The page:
Nature inspires Deepali Nayar in ways that words cannot describe. Right from her childhood through her growing years and now in her professional life as a designer, she has always looked to nature for energy and inspiration; for answers to the most puzzling questions. She has never had a seat in a closed space. She loves sitting by a window, looking up at the sky, and experiencing the infinite freedom it bestows. And that’s exactly what she loves about design too – the liberty and joy in it!
Had Deepali not been a designer, she would have most certainly been a pilot!
How are you planning to celebrate Women’s Day this year?
Every day is our day, isn’t it? We create something new, learn a trick or two, and become a better version of ourselves.
Having said that, we do have an interesting line-up of talks planned this year. I’m particularly looking forward to attending one that’ll showcase how women in design are going beyond conventional boundaries and making a mark for themselves.
Not only is it a great time to be a “woman in design”, but the future looks very promising too. Women are acing their multi-tasking game, raising the bar every day and having fun doing it their way!
Would you say there is an under-representation of women in UI/UX design?
Women are under-represented in most professional fields, not just in UI/UX design. And while gender barriers do exist, there are also numerous women who have shattered such stereotypes and exceled in their respective fields.
We should draw inspiration from such “sheroes” and take that essential first step to break the mental barriers we have created for ourselves.
The design community is certainly becoming more inclusive and there’s never been a more opportune time to take charge, evolve and inspire.
What are some personality traits of women that make them better (or worse) UX designers?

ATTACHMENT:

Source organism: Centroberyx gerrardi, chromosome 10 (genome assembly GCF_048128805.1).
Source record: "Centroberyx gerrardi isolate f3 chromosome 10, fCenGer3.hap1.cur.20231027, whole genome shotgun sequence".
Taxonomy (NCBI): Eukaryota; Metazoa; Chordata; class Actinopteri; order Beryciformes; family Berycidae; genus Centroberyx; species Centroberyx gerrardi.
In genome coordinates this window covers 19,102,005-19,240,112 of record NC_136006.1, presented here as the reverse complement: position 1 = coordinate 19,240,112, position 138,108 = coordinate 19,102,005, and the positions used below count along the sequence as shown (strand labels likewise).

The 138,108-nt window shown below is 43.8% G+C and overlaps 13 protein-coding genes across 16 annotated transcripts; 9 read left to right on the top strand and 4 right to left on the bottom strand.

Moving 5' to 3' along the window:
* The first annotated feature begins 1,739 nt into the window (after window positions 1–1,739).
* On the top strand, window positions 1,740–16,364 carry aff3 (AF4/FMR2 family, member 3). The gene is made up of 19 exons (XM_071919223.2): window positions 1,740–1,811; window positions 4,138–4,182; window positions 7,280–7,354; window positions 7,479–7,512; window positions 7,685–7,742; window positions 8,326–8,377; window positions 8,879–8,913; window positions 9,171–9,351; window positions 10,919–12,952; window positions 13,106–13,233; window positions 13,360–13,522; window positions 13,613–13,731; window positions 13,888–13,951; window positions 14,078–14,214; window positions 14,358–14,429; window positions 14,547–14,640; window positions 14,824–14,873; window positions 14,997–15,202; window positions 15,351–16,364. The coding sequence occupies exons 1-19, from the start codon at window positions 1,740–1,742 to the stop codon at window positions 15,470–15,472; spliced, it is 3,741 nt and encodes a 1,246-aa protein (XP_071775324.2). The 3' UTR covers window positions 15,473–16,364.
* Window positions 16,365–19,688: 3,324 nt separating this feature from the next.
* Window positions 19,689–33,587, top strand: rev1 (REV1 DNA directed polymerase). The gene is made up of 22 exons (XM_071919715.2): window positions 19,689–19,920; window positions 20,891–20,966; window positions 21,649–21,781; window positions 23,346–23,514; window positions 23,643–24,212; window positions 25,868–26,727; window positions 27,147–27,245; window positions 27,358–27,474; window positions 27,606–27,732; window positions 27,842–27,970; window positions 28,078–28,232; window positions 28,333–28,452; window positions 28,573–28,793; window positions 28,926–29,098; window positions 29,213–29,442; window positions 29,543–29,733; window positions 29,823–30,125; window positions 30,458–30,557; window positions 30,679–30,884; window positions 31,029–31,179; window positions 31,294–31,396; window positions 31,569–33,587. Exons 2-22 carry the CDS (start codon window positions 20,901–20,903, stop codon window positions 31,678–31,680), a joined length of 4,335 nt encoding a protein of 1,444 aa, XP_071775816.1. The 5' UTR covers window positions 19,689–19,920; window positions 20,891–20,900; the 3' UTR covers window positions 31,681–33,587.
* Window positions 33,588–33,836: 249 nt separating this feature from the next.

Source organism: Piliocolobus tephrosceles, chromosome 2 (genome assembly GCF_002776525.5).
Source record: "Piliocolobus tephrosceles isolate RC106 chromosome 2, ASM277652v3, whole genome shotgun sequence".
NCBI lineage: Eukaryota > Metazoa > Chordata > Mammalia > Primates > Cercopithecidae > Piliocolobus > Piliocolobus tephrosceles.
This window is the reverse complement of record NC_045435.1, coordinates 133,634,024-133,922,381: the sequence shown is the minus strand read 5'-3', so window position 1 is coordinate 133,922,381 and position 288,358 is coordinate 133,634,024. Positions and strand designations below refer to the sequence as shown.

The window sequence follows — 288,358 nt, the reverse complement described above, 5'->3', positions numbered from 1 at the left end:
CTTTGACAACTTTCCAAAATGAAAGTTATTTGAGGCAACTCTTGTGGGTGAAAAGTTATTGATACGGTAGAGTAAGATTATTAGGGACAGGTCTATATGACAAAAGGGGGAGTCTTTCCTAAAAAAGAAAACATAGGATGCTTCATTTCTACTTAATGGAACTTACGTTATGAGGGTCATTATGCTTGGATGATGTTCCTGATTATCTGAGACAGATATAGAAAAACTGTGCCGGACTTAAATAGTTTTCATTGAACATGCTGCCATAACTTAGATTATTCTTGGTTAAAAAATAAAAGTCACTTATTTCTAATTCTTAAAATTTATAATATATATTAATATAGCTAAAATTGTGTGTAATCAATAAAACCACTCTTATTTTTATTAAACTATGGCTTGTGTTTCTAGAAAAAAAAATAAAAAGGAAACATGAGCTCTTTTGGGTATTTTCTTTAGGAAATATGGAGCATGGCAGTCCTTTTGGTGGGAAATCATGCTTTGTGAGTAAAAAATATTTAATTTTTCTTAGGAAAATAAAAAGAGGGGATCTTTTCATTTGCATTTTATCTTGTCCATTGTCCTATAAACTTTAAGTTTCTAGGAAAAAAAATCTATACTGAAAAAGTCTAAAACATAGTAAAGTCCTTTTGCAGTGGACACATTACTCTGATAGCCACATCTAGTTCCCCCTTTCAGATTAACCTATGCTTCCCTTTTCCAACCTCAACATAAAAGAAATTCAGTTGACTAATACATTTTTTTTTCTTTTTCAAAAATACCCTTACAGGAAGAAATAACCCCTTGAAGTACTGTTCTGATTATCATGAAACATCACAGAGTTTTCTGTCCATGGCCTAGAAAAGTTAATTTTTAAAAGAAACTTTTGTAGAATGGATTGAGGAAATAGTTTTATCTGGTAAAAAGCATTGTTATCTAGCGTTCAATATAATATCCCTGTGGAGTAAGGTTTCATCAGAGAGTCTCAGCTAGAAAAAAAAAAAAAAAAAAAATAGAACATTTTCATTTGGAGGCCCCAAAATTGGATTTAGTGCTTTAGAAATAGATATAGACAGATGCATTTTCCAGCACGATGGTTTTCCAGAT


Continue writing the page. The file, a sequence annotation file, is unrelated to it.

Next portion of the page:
Women are creators. We are creatures of logic and evaluate all the pros and cons before arriving at a solution. This gives us an edge in life and in art. Our advocacy for “beauty” is backed by our endorsement of “rationale” and that’s what a great “user experience” is also all about.
Who are some design leaders (male or female) you look up to?
Molly Scannell, Dina Amin, Barry Fiske, Wendy Johansson, David Carson and John Maeda.
As a woman, what’s the greatest challenge you’ve had to face as a designer?
Not as a woman designer per se, but simply as a design professional with over 16 years of experience working with global teams and clients, breaking the stereotype of “we know what our customers/users want” is a big challenge that I continue to face. That’s work-wise.
At a personal level, I want the world to stop looking at India as a design production hub. Bringing talented Indian designers to the forefront and getting them the acceptance and acknowledgment they deserve from the global design fraternity has been a strife. The mindset change has been slow, but our designers are creating award-winning work and people are beginning to take notice.
What, in your opinion, could we UI/UX designers do, as a relatively young and collaborative fraternity, to solve the problem of gender inequality?
Truly imbibe the spirit of “liberty, equality and fraternity”. Have an open and learning mindset and respect people for the value they create, not the gender they identify with. Borrow from each other’s strengths and unique life experiences.
Your message to young women looking to make their careers in UI/UX?
You’ve got it in you girl. Go, conquer the world!
This article was last updated on November 26, 2023; Originally published on March 3, 2021